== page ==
Only you can decide if seeing a naturopath or functional medicine doctor is right for you. In this case, as with all things that are potentially expensive in both time, energy, emotional labor and monetary cost, buyer beware.
Given the increasing amount of evidence about the tried-and-true solutions for perimenopausal symptoms, those with the greatest amount of efficacy remain FDA-approved HRT and low-dose antidepressants (for those who can’t or won’t use HRT, or for those who still have breakthrough anxiety, depression or insomnia).
Supplements, vitamins, exercise and nutrition have their place in the total continuum of well-being, whether you’re perimenopausal or not. These can be adjuncts to HRT, or in the case of exercise and nutrition as the foundation of health, serve as building blocks.
But there is little defensible grounds for paying hundreds or thousands of dollars on minimally proven – or even outright disproven – homeopathic “prescriptions” to treat menopause and perimenopause.
This may not be a popular or widely accepted idea – in fact, in some circles, it may even be considered controversial. But here it is: I don’t believe that CBT helps eradicate perimenopausal symptoms.
CBT stands for Cognitive Behavioral Therapy. The American Psychological Association (APA) defines CBT as “a form of psychological treatment that has been demonstrated to be effective for a range of problems, including depression, anxiety disorders, alcohol and drug use problems, marital problems, eating disorders and severe mental illness.”
According to the APA, CBT helps people change their thinking patterns. The premise is that psychological problems are rooted in untrue or unhelpful thinking styles and behaviors. Additionally, the notion is that if people learn different ways of coping, they are achieve relief from symptoms and lead better lives.
It doesn’t elude me that the APA and other professional organizations whose members offer services like CBT have a vested interest in promoting it as a solution. Doing so keeps their appointments booked and a steady flow of clients who are hopeful that the remedies for what ails them is CBT.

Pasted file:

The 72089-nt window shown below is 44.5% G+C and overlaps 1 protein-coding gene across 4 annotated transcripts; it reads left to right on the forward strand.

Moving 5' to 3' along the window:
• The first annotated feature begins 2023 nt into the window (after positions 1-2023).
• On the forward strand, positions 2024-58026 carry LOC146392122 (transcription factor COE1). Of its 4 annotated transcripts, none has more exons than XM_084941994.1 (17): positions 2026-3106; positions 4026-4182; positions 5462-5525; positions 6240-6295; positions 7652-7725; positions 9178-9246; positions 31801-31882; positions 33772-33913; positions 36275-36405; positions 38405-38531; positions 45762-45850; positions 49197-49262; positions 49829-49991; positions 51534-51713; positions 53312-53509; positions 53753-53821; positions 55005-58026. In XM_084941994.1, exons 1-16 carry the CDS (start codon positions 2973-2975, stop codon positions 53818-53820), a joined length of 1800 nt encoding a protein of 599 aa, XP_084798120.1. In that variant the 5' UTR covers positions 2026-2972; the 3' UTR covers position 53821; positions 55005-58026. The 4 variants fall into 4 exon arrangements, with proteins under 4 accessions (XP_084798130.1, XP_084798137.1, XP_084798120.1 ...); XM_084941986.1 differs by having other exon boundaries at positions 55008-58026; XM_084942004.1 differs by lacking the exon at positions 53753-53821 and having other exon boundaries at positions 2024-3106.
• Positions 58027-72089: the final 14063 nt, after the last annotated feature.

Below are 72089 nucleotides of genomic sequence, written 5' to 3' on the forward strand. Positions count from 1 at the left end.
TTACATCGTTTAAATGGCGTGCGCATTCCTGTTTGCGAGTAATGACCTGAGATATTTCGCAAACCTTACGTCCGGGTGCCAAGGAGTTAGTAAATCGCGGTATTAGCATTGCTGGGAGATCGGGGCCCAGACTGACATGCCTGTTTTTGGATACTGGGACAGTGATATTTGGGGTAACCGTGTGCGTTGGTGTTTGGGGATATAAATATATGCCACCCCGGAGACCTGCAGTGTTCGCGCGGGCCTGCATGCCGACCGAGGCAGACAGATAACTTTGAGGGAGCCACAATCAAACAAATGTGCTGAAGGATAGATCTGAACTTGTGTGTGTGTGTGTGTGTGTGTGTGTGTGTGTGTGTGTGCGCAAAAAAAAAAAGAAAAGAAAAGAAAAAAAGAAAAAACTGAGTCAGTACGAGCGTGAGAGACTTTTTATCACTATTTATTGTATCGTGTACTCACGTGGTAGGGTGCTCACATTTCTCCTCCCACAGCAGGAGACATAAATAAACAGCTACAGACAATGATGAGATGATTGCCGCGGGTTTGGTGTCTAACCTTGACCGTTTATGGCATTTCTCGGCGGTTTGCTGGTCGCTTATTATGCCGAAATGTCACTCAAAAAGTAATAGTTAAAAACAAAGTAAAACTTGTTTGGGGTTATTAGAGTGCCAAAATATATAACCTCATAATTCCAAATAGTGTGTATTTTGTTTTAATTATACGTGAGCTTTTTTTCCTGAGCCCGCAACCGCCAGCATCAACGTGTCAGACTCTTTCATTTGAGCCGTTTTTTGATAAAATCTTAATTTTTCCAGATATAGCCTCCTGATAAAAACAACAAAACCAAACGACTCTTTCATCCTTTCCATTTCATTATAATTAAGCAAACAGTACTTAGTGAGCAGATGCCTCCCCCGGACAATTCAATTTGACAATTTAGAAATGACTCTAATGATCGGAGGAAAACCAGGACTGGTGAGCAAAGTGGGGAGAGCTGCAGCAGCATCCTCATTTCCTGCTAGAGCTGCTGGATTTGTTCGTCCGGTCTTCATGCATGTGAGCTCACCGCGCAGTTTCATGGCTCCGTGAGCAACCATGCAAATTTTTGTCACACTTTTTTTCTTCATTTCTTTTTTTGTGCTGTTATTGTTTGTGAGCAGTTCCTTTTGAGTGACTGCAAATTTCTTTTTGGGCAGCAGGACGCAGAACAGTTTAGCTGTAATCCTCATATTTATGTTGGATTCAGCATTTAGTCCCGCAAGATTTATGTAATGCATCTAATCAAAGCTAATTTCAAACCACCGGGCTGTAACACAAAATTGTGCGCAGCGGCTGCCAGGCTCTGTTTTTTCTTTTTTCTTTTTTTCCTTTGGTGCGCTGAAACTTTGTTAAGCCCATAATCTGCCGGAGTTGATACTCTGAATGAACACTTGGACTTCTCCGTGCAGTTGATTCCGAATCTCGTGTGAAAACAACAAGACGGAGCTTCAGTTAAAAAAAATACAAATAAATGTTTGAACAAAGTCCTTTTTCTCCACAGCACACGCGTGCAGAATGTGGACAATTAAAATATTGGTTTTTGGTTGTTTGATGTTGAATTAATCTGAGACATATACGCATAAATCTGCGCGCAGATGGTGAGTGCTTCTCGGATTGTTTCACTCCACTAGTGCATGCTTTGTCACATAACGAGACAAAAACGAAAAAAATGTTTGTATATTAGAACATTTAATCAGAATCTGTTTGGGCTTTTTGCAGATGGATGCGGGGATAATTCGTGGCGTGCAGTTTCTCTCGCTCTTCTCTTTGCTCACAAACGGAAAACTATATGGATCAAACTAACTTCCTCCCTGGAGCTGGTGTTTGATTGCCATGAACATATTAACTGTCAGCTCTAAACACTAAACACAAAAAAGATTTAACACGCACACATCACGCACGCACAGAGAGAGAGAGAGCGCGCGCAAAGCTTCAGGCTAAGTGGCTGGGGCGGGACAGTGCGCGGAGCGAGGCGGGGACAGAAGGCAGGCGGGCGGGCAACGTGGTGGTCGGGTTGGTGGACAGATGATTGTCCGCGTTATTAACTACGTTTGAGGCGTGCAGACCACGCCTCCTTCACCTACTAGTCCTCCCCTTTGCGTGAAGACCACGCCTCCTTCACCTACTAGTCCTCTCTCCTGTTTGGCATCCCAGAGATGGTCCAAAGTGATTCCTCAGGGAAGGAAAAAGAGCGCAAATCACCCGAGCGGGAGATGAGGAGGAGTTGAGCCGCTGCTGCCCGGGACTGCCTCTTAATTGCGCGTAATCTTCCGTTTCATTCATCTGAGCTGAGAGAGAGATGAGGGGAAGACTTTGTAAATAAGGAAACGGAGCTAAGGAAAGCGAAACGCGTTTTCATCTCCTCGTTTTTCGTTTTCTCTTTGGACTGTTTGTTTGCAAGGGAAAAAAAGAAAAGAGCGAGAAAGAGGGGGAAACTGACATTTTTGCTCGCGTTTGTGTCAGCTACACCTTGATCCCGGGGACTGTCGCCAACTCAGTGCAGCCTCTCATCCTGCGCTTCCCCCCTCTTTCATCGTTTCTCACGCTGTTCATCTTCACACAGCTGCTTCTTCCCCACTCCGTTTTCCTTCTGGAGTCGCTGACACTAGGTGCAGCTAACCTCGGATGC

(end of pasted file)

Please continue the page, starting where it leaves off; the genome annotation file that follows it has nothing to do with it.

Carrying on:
So when I hear about women being recommended counseling or CBT for perimenopausal symptoms, I want to scream. Why?!
Perimenopause Is Not All In the Mind
Well, for starters, perimenopause is increasingly being considered as a complex, dynamic “neurological transition state.” Some go a bit further and classify it as a neuro-endocrine process that affects multiple body systems all at once – the brain, the reproductive organs, the adrenal system and all sorts of involved hormones and neurotransmitters.
What this means, exactly, is pretty involved. At a minimum perimenopause is not relegated to the reproductive tract. It affects more than the ovaries and includes the involvement of the brain, its structures and its chemicals, and every place and function in a woman’s body that estrogen touches. Estrogen-related systems include those responsible for temperature control, sleep and circadian rhythms, cognitive function, mood, bone health and more.
Some of the most common symptoms of perimenopause are not just those hot flashes and night sweats so many people hear about. Instead, some of the most disruptive consequences of the hormonal changes are the emergence of anxiety or depression, trouble with sleep, the onset of headaches, the occurrence of new aches and pains and even dryness of the skin, tissues and eyes.
When women present to their doctors with these symptoms, many are often told one of two main things:
Sadly, when some women hear this, they walk out of the doctor’s office feeling dejected and unheard. And, moreover, they begin to think that maybe all these symptoms really are in their minds – that they need some emotional help – aid that comes in the form of therapy.
Perimenopause Is a Time Ripe for Spending Money Unnecessarily
Also, even more sadly, there are many social workers, counselors and therapists ready and willing to take women’s money and time, claiming that therapy sessions will help resolve their physical perimenopause symptoms. Some promote the concept that 1:1 counseling will temper the night sweats, the racing heartbeats and the sudden feeling of doom. The problem with this is that these perimenopause symptoms are physiological in nature – that means they stem from the way we, as human organisms, and our actual internal bodily systems, are working (or not working). Most of the time, these disruptions boil down to the same thing: the consequences of erratic and shifting hormones.